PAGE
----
Thanks very much for posting these guides. I am trying to follow along, but am new to the world of backplanes and SAS. If I follow the recommendations for case and mobo, what cables do I need to connect the 6 SAS2 ports on the backplane of the 822T case to 6 of the 8 port controlled by the SAS controller on the X10SL7? They looked like regular SATA cables in the photos, but the manuals for the chassis and motherboard called them SAS2 ports, so I was confused.
What do you recommend for spinners to populate the hotswap bays? Did you actually use SAS drives, or SATA drives? I’ve built NASes before with WD Red, but unsure of SAS. Any recommendations are appreciated. Intended use is in the home, as the VSAN behind a backup target and some light duty servers (minecraft, home lab, home automation controller, etc).
Hi, Garin. I used normal SATA drives, and normal SATA cables (I may have had to get them slightly longer than usual, I don’t remember, it’s possible I used the ones that came with the motherboard)… the LSI-2308 HBA actually has 8 SATA connections like you saw in the manual so you don’t need a SAS breakout cable and likewise backplane has 6 individual SATA connections, 1 for each hard drive instead of a mini-SAS connector.
Here’s my hard drive guide: https://b3n.org/best-hard-drives-for-zfs-server/ basically I’d suggest WD Reds or HGST Deskstar. Doesn’t sound like you need high performance (heavy random I/O) but if you did I’d go with the HGST Deskstars because of the higher RPM. If you don’t have great cooling I’d stick with the Reds. Personally I’m running 6TB whitelabel drives (which are likely WD Reds minus the brand label and warranty).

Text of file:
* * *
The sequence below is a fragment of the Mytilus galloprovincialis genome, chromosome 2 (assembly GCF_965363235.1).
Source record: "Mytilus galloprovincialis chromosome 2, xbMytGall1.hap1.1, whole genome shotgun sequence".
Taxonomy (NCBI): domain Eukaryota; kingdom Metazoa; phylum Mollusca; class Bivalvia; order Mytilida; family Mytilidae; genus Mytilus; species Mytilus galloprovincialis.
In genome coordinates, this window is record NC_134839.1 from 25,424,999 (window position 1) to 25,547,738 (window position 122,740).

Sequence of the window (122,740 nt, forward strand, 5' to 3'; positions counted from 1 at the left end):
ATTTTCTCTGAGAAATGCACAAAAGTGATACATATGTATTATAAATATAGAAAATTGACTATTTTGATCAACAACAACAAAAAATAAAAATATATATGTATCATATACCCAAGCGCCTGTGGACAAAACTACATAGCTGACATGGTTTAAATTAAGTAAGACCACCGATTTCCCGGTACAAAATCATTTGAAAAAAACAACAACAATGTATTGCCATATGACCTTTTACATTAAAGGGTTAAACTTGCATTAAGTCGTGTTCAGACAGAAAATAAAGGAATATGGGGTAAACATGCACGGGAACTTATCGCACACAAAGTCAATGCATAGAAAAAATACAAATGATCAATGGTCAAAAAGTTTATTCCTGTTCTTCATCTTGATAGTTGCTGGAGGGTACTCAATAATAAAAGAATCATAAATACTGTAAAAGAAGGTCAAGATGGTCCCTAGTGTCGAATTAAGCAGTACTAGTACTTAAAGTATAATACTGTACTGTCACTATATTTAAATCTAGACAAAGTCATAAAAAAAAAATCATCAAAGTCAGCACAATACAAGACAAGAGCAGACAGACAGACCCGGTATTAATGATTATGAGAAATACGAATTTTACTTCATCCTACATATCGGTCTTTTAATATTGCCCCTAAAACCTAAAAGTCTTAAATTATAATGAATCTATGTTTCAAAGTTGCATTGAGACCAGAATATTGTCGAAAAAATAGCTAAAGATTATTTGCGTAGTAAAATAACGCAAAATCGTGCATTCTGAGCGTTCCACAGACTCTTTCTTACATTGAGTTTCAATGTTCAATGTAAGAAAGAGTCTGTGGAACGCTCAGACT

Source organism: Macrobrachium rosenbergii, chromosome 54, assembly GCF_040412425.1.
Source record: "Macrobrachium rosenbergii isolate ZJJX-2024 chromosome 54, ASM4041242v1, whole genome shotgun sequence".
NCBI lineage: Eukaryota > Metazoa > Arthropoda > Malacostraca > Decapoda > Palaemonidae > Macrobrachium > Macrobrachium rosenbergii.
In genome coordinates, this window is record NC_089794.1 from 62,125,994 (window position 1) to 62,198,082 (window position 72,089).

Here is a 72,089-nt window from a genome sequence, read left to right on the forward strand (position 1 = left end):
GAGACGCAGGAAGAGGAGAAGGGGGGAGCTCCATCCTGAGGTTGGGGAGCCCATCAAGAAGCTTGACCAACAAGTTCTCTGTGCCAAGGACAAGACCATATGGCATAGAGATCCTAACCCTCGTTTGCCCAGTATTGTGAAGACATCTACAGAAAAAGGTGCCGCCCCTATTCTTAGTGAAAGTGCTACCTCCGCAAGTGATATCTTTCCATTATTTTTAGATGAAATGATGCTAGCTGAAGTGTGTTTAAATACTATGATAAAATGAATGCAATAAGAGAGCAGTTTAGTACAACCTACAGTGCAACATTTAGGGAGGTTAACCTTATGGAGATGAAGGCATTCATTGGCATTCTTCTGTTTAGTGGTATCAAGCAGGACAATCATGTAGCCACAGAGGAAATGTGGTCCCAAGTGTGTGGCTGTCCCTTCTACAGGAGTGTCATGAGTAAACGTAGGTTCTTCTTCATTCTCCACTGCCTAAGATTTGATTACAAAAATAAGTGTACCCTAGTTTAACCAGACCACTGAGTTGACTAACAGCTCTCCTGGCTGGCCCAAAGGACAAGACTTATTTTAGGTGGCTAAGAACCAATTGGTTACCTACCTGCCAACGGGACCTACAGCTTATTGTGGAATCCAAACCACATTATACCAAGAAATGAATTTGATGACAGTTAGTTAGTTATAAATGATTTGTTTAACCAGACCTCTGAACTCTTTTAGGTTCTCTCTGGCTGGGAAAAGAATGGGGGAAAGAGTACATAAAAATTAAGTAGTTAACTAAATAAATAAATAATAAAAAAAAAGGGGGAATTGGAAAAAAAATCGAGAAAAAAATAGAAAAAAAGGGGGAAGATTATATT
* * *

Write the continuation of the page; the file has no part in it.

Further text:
It sounds like you’re environment is very similar to mine, I run home-assistant, miencraft server, unifi, emby, etc.
Thanks so much for the reply Ben! I am off to order hardware. And thanks for the tip on white label drives…never knew such existed!
Ben, Thanks for the amazing guide. I am going to build my first FreeNAS and if I am to get the same Motherboard, CPU and RAM minus the HBA card, would it support 8 Samsung 256GB SSD Sata 3.0Gb/S? just going to build FreeNAS as the vSAN and use it as NFS for VM stuff.
I like where you’re head’s at. I ended up buying a 25U rack for the basement, but your solution is much better space saver.
Supermicro seems to have this market space on lock for hardware, and I haven’t seen a better open source / free space product than FreeNAS.
I’ve been going over your SLOG post, thanks.
I have read somewhere that its not recommended to virtualized FreeNas. Is this because of the risks on losing data or is this mostly due to performance?
FreeNAS just wasn’t designed for virtualization. With FreeNAS 10 and 11 that’s not really an issue. Also, there are wrong ways to do it where you can cause data corruption. Now days for small businesses and homelabs a virtual FreeNAS unit is fine. Although I’d strongly suggest not doing it in a mission critical environment… best to keep it simple in those cases (of course, I’d be running TrueNAS in that case).